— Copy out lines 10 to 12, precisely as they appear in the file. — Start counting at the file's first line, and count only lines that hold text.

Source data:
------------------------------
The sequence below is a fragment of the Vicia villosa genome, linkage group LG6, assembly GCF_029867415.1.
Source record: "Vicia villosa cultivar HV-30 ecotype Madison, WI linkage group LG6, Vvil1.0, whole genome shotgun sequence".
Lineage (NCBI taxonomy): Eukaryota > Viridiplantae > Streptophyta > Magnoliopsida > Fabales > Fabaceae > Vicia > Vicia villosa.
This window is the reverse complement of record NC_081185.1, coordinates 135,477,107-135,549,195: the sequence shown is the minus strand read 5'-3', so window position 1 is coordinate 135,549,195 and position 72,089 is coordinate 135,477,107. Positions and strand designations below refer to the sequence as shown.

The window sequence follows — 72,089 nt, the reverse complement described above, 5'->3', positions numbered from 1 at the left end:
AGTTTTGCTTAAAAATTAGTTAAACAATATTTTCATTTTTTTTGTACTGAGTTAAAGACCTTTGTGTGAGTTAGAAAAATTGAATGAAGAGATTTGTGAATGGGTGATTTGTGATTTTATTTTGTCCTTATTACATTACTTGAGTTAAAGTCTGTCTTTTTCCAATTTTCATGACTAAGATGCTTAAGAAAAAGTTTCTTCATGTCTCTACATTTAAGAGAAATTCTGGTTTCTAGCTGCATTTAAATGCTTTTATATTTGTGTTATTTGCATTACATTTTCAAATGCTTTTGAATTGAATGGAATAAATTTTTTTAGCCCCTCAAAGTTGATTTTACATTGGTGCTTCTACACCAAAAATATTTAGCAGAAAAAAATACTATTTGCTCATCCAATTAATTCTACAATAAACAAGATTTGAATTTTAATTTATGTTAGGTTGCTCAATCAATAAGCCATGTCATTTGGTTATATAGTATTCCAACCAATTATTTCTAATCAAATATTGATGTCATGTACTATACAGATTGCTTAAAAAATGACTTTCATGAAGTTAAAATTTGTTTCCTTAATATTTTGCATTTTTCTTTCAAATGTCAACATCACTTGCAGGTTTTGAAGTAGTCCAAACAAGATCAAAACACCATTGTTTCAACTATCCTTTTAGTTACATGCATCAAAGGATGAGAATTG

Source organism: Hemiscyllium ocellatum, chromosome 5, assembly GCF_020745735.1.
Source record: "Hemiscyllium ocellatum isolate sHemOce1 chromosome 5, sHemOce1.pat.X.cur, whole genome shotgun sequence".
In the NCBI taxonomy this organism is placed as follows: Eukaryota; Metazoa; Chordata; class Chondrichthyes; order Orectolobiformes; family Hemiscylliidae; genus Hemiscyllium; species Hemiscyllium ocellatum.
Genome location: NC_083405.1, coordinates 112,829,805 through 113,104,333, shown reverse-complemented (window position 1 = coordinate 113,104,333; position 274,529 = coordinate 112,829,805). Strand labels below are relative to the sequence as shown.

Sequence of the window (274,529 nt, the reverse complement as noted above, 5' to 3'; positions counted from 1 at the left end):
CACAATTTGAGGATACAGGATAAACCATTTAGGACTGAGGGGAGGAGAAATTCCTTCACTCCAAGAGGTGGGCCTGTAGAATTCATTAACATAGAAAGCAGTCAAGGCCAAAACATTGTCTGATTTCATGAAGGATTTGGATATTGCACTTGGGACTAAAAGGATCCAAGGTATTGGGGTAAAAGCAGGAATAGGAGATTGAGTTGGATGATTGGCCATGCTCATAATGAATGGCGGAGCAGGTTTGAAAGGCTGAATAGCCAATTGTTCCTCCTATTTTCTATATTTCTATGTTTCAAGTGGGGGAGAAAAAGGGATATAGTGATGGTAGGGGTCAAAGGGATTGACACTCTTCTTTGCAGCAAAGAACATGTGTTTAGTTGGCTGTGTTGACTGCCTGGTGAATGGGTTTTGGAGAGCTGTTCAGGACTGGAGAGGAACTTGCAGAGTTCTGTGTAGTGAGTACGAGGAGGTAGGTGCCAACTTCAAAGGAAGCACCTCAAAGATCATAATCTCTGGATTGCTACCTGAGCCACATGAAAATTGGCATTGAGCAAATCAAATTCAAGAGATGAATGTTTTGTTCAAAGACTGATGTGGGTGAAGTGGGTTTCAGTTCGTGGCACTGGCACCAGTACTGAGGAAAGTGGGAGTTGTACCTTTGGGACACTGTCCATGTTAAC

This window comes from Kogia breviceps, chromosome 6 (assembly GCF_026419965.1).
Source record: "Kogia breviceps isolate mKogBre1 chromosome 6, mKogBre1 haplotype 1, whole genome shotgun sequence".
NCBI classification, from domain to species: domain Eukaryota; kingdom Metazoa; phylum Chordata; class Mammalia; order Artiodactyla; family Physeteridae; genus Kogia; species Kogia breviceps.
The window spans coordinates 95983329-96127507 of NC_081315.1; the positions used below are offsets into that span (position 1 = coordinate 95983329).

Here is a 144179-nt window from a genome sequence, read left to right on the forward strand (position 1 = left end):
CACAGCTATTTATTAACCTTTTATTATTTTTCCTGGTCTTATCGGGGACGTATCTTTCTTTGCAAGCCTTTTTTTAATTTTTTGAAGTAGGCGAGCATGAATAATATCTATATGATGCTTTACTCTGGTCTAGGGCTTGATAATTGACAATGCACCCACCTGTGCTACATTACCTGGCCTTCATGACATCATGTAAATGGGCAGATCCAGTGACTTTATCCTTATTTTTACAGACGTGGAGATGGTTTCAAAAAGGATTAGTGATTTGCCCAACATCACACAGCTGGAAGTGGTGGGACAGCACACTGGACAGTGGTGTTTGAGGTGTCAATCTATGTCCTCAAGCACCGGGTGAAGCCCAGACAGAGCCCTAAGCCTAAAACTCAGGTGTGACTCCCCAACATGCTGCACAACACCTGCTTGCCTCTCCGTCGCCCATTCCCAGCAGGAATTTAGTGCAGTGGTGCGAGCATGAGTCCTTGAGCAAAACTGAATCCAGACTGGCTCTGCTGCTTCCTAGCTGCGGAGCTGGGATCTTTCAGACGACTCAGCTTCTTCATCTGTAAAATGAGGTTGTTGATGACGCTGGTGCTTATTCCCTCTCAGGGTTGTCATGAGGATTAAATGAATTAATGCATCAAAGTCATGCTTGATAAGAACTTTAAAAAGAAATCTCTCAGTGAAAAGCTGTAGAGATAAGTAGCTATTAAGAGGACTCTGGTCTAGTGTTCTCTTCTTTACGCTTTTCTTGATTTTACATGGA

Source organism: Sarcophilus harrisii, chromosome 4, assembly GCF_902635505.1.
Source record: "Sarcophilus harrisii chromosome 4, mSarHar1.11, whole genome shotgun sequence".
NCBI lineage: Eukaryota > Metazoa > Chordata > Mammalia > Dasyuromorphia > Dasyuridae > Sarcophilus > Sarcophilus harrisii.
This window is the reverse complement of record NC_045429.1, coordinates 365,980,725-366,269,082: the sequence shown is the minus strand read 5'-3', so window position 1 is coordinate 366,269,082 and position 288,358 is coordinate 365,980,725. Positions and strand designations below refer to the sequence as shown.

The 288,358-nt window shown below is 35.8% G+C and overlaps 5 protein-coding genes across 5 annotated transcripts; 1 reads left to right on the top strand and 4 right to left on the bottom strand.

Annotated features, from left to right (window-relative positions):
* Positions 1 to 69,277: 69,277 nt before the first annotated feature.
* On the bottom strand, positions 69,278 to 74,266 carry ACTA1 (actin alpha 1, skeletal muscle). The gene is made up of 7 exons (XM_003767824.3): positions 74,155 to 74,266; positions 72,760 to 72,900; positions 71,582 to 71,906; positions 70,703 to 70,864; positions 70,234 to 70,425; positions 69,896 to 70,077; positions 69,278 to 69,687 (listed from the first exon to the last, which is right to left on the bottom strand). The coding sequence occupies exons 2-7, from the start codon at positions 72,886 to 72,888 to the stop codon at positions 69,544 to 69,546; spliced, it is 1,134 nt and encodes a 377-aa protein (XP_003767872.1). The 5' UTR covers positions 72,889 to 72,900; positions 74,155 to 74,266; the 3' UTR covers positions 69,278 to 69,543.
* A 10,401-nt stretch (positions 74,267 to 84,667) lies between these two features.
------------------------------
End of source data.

Genome location: NC_083405.1, coordinates 112,829,805 through 113,104,333, shown reverse-complemented (window position 1 = coordinate 113,104,333; position 274,529 = coordinate 112,829,805). Strand labels below are relative to the sequence as shown.

Sequence of the window (274,529 nt, the reverse complement as noted above, 5' to 3'; positions counted from 1 at the left end):
CACAATTTGAGGATACAGGATAAACCATTTAGGACTGAGGGGAGGAGAAATTCCTTCACTCCAAGAGGTGGGCCTGTAGAATTCATTAACATAGAAAGCAGTCAAGGCCAAAACATTGTCTGATTTCATGAAGGATTTGGATATTGCACTTGGGACTAAAAGGATCCAAGGTATTGGGGTAAAAGCAGGAATAGGAGATTGAGTTGGATGATTGGCCATGCTCATAATGAATGGCGGAGCAGGTTTGAAAGGCTGAATAGCCAATTGTTCCTCCTATTTTCTATATTTCTATGTTTCAAGTGGGGGAGAAAAAGGGATATAGTGATGGTAGGGGTCAAAGGGATTGACACTCTTCTTTGCAGCAAAGAACATGTGTTTAGTTGGCTGTGTTGACTGCCTGGTGAATGGGTTTTGGAGAGCTGTTCAGGACTGGAGAGGAACTTGCAGAGTTCTGTGTAGTGAGTACGAGGAGGTAGGTGCCAACTTCAAAGGAAGCACCTCAAAGATCATAATCTCTGGATTGCTACCTGAGCCACATGAAAATTGGCATTGAGCAAATCAAATTCAAGAGATGAATGTTTTGTTCAAAGACTGATGTGGGTGAAGTGGGTTTCAGTTCGTGGCACTGGCACCAGTACTGAGGAAAGTGGGAGTTGTACCTTTGGGACACTGTCCATGTTAAC